(Established in August 1946 when WWII government funding for universities dried up, ONR supported research at universities. Fred Terman, Stanford’s dean of engineering received ONR’s first research grants for electronics and microwaves. (These grants funded Stanford’s Electronics Research Lab and launched innovation in what became Silicon Valley.) Fast forward to this decade and ONR is the first Stanford to fund hacking for the Defense Department, and Stanford’s Gordian Knot Center is the first funder for national security. Creativity.
RADM Selby described the core of Naval Research, the types of innovation, ONR’s role in capturing new/relevant ideas and absorbing them quickly to compete with adversaries, but not hinder the Navy’s mission.
Our next guest is Maynard Holliday, DOD Director of Defense Research and Engineering Modernization (5G, Artificial Intelligence and Machine Learning, Autonomy, Biotechnology, Cyber, Directed Energy, Fully Networked Command, Control and Communications, Hypersonics, Microelectronics, Quantum Science, and interval). He described the office’s role as similar to that of DARPA. Its 11 executive directors set technical roadmaps for the DoD and help transform technologies into practical applications.
Dr. Jarrett C. Riddick, DoD Modernization Director for Autonomy, then joined us. He helped the unit understand DoD’s definition of autonomy, the lines of effort DoD is actively pursuing and why it was important.
If you are unable to view the lecture, click here for 6 slides.
Unmanned systems and autonomy are advancing rapidly in the Department of Defense. In two panel sessions we gave the students a feel for the breadth of the movement.
Panel 1 – Autonomous / Unmanned Systems Research and Engineering
RADM Selby, Mr Holliday and Mr Riddick joined a panel discussion on how their organizations set research priorities and investment strategies. They discussed.
- When deciding which technologies to invest in, their firms consider the time horizon.
- How these investment strategies and timing opportunities compare and contrast with similar proposals in China and Russia
- What does the future of autonomous systems look like? They hope to invest the largest profits in their companies’ autonomy
- What Ethical Considerations When Investing in Technology Do China and/or Russia have similar or different ethical considerations? How do these ethical frameworks affect America’s competitiveness?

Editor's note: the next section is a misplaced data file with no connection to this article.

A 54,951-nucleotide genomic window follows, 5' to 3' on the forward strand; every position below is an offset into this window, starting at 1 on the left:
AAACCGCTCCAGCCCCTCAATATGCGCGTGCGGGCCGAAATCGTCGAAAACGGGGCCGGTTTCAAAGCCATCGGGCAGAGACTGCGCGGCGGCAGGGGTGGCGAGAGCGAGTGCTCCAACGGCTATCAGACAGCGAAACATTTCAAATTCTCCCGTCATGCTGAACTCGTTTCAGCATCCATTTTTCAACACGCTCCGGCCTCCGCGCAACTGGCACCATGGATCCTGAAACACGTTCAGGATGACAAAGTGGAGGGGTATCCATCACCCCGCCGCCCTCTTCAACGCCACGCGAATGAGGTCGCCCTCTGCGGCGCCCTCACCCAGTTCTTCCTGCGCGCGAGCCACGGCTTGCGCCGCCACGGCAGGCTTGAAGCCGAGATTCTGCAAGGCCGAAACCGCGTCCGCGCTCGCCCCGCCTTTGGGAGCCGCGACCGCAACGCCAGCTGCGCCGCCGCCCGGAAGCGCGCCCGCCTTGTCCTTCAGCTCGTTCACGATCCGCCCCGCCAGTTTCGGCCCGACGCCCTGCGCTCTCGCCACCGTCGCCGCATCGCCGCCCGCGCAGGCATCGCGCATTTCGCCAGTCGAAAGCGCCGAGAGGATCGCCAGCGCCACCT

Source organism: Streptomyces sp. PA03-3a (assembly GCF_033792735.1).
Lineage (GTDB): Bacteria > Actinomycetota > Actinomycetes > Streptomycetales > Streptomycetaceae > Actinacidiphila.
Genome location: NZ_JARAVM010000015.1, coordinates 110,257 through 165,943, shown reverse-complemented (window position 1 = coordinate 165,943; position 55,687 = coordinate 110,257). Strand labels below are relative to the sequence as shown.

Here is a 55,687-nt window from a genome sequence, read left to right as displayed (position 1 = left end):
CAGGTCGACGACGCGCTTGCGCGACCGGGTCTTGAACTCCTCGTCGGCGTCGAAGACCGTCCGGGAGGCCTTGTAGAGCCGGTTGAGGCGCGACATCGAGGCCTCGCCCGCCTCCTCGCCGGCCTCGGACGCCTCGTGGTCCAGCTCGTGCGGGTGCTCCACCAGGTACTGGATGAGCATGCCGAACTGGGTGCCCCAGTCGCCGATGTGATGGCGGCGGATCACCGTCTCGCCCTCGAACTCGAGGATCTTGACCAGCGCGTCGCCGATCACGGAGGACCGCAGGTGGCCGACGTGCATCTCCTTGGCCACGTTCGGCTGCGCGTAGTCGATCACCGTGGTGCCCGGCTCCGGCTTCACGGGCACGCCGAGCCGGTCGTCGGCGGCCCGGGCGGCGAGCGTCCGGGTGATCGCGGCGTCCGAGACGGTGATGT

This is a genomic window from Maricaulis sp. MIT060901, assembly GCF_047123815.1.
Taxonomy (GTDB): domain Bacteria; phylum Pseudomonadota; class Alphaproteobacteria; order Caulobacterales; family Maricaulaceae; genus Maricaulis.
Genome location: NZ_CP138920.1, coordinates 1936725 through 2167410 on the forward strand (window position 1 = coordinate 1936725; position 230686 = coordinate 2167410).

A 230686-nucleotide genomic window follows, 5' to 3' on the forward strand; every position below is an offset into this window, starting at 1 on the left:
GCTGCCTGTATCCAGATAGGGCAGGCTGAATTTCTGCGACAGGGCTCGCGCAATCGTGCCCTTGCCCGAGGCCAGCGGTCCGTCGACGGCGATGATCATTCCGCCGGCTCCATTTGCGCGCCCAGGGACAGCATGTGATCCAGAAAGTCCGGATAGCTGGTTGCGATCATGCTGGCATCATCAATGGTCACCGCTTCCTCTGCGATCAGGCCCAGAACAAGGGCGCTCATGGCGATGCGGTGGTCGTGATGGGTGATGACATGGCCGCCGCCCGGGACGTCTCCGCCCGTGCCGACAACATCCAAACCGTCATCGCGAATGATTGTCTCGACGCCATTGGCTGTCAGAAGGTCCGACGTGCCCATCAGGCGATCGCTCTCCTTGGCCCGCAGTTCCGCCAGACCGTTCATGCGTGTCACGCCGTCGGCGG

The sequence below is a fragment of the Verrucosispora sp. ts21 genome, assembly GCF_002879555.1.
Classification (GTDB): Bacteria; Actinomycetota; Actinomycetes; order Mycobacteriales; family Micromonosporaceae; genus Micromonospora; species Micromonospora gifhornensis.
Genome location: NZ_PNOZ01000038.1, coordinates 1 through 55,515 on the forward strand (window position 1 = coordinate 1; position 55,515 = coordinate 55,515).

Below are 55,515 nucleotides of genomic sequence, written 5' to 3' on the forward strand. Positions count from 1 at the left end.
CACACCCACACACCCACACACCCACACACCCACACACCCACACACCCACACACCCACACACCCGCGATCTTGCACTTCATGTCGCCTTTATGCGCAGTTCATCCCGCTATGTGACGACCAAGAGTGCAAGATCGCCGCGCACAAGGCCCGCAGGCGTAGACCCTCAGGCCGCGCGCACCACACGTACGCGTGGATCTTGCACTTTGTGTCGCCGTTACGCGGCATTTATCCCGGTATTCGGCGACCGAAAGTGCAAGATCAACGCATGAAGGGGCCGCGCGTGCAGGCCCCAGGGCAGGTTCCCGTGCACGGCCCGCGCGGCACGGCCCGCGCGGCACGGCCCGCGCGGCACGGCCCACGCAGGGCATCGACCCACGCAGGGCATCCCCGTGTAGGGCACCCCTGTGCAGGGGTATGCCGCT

Panel 2 – Autonomy Application – Navy Unmanned task force
Four other experts in the Defense Department are Michael Stewart, the deputy chief of naval operations for unmanned task force, director of the U.S. Navy’s unmanned task force and deputy director for integrated warfare; Bradley Garber, Deputy Director of Naval Operations/Chief Civilian Counsel; Dr. Jason Stack, Naval Research Portfolio for Autonomy; and Dr. Shane Arnott, Chief Engineer, Andreal Industries. They discussed.
- The motivation for the creation of their forces
- The biggest challenges and opportunities for autonomy from the private sector to support the DoD
- What does the future of autonomous systems look like? The biggest profit their companies hope to invest in autonomy
- Where China and/or Russia are making the biggest gains with autonomous systems. What a threat this poses to US interests.
next week: The Second Space Age: The Great Power Race in Space
- Autonomous and unmanned systems are critical technologies that affect all aspects of DIME-FIL’s national force equipment.
- Although more autonomous work is taking place in the DoD ecosystem, commercial companies and universities still lead
- China and Russia have made autonomous and unmanned systems a national priority
- Other countries, such as Turkey and Israel, have developed systems used to win wars
- The Navy is actively looking to build and integrate unmanned/autonomous systems as part of its fleet.
Filed under: Technological innovation and the great power race |